The Ravens return home to face the Browns as both teams begin divisional play. The Ravens are 2-1 following a tough loss to the Kansas City Chiefs while the Browns come in 1-2 after falling to the Rams on Sunday Night Football. The Ravens and Browns split their two meetings in 2018. The Browns won the first meeting 12-9 in overtime and the Ravens rebounded to defeat the Browns in Week 17 by a score of 26-24.
In their most recent matchup, the Browns had the opportunity to take the lead on their final drive, but a Baker Mayfield pass was intercepted by C.J. Mosley to seal the win for the Ravens. The Ravens were dominant on the ground, posting nearly 300 rushing yards while the Browns were able to move the ball through the air, cashing in for 300 yards and three touchdowns.
The 2018 games will likely not provide the greatest measuring stick for the 2019 games as both teams have undergone some significant re-tooling. The Browns have a new head coach (Freddie Kitchens), offensive coordinator (Todd Monken), and defensive coordinator (Steve Wilks), and they added new pieces on both the offensive and defensive sides of the ball with the likes of Odell Beckham, Jr. and Olivier Vernon. For the Ravens, they have a new offensive coordinator in Greg Roman and they underwent a massive overhaul by bringing in Mark Ingram and Earl Thomas to add star power to the roster.
Approaching the first of two matchups between the Ravens and Browns, the teams seem to be trending in opposite directions. Through three weeks, the Ravens look like one of the best offenses in the NFL. They have the most points scored in the NFL to go along with the most yards. While the Ravens have yet to play one of the NFL’s best defenses, they have shown that the offense can be multi-dimensional as opposed to the run-heavy system we saw in 2018. Lamar Jackson has made significant strides as a passer, and he is still dangerous with the ball in his hands. Mark Ingram and Jackson are gashing defenses for more than six yards per carry. While that number will likely dip throughout the season, it is a staggering tally through 70 combined carries.
For pass-catchers, Mark Andrews has been a star for the Ravens. Despite being hampered by a foot injury in Week 3, Andrews still paces the team with 19 catches. A fully healthy Andrews will likely garner 10 targets on Sunday. Marquise Brown has also been a tremendous asset for the Ravens’ offense as his robust 20.1 yards per catch is among the best in the NFL. Brown is the most frequently targeted player on the Ravens, and there is a decent chance he is targeted 10 times against the Browns, especially if the Browns still have issues with injuries in their secondary. Defensively, the Ravens have been less than stellar this season. The secondary was picked apart by both Kyler Murray and Patrick Mahomes, and the makeshift pass rush has been unable to create consistent pressure on the quarterback. The Ravens have failed to force a turnover in two consecutive weeks, but they still have playmakers in the back end of the defense.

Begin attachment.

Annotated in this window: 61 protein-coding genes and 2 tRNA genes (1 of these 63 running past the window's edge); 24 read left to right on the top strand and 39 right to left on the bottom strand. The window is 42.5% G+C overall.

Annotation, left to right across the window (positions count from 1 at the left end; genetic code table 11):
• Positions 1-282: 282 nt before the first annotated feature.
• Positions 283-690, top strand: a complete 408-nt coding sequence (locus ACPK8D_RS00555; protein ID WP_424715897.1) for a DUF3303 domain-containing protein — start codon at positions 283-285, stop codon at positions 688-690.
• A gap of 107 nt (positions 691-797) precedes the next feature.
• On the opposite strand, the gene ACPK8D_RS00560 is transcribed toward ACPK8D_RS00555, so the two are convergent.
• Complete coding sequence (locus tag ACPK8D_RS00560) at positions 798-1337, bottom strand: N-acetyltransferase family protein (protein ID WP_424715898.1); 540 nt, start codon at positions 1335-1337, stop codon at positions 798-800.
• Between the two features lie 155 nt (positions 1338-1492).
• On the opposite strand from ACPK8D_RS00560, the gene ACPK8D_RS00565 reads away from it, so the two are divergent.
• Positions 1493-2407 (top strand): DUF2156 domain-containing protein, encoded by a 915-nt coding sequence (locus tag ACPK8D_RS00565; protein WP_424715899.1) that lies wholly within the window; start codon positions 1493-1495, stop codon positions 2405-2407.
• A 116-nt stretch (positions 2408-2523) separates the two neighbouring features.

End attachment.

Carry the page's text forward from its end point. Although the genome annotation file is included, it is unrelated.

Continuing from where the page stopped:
For the Browns, they will rely on Baker Mayfield, Nick Chubb, and the duo of Beckham, Jr. and Jarvis Landry to move the ball on offense. The Browns’ offense has been underwhelming to this point in the season, only racking up 49 points across three games. Mayfield has looked shoddy, throwing five interceptions. On the ground, Chubb is on pace for a 1,000-yard season, but he has not lit the world on fire quite yet. Landry has only 11 touches on the season while Beckham picked up 31% of his yards on one 89-yard touchdown catch against the Jets.
The root of Cleveland’s offensive woes is the offensive line. Mayfield has been sacked 11 times in three weeks, nearly 10% of dropbacks. Couple Mayfield’s interception problem with a porous offensive line and you get the ingredients for a bottom 10 offense to this point.